Lost Highway / one sheet / USA


Lost Highway
Year of Film
David Lynch
Bill Pullman, Patricia Arquette, Balthazar Getty, Robert Loggia, Robert Blake
Origin of Film
France | USA
Genre(s) of Film
Mystery | Drama
Type of Poster
One sheet
Style of Poster
Split heads
Origin of Poster
Year of Poster
Bemis Balkind
Size (inches)
27" x 40"
SS or DS

This is the US one sheet for the release of David Lynch‘s mystery thriller Lost Highway. Co-written with American author Barry Gifford, whose novel Lynch adapted for his 1990 film Wild at Heart, the film is a classic Lynchian mind-bender that resolutely defies explanation. The story begins with Bill Pullman as Fred Madison, a Jazz saxophonist who is living with his wife Renee (Patricia Arquette) in Los Angeles. One day the intercom to his flat buzzes and when he answers it an unknown man says “Dick Laurent is dead.” The man is nowhere to be seen when Fred looks out of his window, but a few days later a mysterious tape appears on the Madison’s doorstep. The video features shaky footage outside their flat and over the next few days more tapes appear that eventually move inside and show the pair sleeping, much to their horror.

At a party Fred meets a mysterious man (played by Robert Blake in his final film role) who, in a memorably creepy sequence, tells Fred that he’s at his flat at that moment and proves it by getting him to call his home phone, which the stranger then answers. The next morning another tape appears and Fred is horrified to see it’s footage of him covered in blood with a dismembered Renee next to him. He is arrested, charged with murder and sentenced to death. Whilst on death row Fred sees strange visions and starts to suffer from painful headaches before he inexplicably morphs into another person, a car mechanic called Pete Dayton (Balthazar Getty) much to the confusion of the prison staff. Because Pete has committed no crime, he is released into the care of his parents and, after a period of adjustment, he gets back to his job. The rest of the film sees Pete dealing with the menacing gangster Mr Eddy (a memorable performance by Robert Loggia) and a mysterious blonde called Alice Wakefield (Arquette) who takes him down a dark path which has the mystery man waiting at the end of it.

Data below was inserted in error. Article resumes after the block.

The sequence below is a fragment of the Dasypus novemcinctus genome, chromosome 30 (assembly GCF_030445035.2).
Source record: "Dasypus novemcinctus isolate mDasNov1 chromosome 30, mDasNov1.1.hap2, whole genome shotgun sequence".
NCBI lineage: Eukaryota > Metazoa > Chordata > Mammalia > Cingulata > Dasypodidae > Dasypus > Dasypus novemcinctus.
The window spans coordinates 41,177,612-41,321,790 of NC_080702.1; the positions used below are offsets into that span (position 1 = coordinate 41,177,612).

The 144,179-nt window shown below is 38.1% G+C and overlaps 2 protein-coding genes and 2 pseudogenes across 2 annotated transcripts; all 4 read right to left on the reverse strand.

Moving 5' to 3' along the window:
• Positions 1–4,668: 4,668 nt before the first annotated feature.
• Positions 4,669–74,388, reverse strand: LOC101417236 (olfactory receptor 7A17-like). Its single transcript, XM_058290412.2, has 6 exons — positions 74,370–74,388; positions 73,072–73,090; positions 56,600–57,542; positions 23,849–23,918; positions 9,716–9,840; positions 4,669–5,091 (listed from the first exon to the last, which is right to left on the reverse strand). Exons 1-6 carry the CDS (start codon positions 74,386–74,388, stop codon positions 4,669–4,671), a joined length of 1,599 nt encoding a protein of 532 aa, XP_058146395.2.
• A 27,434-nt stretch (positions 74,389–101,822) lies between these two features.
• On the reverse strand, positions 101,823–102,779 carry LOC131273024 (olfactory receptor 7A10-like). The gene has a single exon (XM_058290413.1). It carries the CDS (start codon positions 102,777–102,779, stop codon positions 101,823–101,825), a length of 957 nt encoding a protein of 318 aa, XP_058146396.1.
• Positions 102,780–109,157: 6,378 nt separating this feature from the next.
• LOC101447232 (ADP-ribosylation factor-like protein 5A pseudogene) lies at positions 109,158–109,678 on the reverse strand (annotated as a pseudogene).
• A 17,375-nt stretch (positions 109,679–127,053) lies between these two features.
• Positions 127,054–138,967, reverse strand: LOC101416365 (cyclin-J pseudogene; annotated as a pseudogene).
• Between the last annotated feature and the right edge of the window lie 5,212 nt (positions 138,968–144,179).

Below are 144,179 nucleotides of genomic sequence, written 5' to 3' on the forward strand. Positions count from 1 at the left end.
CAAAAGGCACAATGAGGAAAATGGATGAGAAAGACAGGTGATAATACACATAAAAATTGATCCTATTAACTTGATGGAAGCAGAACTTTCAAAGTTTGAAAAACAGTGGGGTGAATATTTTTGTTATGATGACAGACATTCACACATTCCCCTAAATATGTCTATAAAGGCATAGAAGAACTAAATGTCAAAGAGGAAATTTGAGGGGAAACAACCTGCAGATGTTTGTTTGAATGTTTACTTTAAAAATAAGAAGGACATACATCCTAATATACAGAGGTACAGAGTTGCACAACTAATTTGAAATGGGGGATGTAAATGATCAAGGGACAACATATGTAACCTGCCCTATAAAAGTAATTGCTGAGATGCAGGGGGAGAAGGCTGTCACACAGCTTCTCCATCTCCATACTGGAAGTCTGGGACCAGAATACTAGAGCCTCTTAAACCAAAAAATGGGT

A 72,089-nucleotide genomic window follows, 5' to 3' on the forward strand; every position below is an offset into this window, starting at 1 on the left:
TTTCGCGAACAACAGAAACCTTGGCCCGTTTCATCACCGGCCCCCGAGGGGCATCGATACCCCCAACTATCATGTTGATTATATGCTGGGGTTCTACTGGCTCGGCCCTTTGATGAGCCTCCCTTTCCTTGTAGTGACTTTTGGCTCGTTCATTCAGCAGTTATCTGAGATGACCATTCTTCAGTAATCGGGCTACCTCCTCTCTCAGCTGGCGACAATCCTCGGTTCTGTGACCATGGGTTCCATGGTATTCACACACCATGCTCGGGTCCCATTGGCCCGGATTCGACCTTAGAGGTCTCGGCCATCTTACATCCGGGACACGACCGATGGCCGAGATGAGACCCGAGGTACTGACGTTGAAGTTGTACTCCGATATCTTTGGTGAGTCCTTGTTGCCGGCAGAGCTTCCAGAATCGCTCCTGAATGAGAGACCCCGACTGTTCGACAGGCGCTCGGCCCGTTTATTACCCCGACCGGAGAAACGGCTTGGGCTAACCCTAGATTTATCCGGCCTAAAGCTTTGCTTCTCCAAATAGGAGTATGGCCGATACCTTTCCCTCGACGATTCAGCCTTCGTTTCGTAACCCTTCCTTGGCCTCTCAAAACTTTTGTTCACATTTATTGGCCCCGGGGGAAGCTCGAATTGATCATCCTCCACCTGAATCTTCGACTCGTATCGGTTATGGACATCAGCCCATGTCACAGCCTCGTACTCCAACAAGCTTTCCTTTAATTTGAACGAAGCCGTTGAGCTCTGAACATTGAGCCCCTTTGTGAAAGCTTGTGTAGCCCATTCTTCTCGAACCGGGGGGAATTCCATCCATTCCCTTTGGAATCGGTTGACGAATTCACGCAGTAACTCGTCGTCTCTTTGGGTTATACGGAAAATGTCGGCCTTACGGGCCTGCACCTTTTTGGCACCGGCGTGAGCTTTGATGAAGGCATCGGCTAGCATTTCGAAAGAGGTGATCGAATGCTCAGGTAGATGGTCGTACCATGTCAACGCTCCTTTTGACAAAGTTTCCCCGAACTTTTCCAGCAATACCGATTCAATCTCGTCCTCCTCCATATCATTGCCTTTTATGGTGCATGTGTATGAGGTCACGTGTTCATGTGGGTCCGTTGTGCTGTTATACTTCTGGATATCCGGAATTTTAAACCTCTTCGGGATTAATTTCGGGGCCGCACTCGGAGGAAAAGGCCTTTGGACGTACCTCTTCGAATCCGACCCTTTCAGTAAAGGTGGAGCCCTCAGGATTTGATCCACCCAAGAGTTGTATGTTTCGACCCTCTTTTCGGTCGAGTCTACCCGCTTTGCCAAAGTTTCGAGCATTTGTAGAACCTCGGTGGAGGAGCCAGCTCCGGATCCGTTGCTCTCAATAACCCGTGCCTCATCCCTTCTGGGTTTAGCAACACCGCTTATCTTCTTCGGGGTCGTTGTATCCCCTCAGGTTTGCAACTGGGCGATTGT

Lynch and Gifford have always refused to fully explain the story but that hasn’t stopped fans of the film from trying to decode its many mysteries. Check out this IMDb page for some of the theories but the film definitely encourages you to draw your own conclusions after the credits roll. Lost Highway features a number of notable performances, particularly from Pullman and Arquette, as well as multiple cameos from the likes of Richard Pryor, Jack Nance and Marilyn Manson. Filled with memorable Lynchian imagery, including one of the most shocking accidental deaths in cinema history (Michael Massee‘s head meets glass table), it also has a brilliant soundtrack complemented by some of Lynch’s very best sound design.

This US one sheet was designed by Bemis Balkind, a US design firm that has worked on posters for the entertainment industry since 1987, producing many classics during that time, including ones for other Lynch films like Mulholland Drive. This gallery on IMPAwards shows just how prolific they’ve been.

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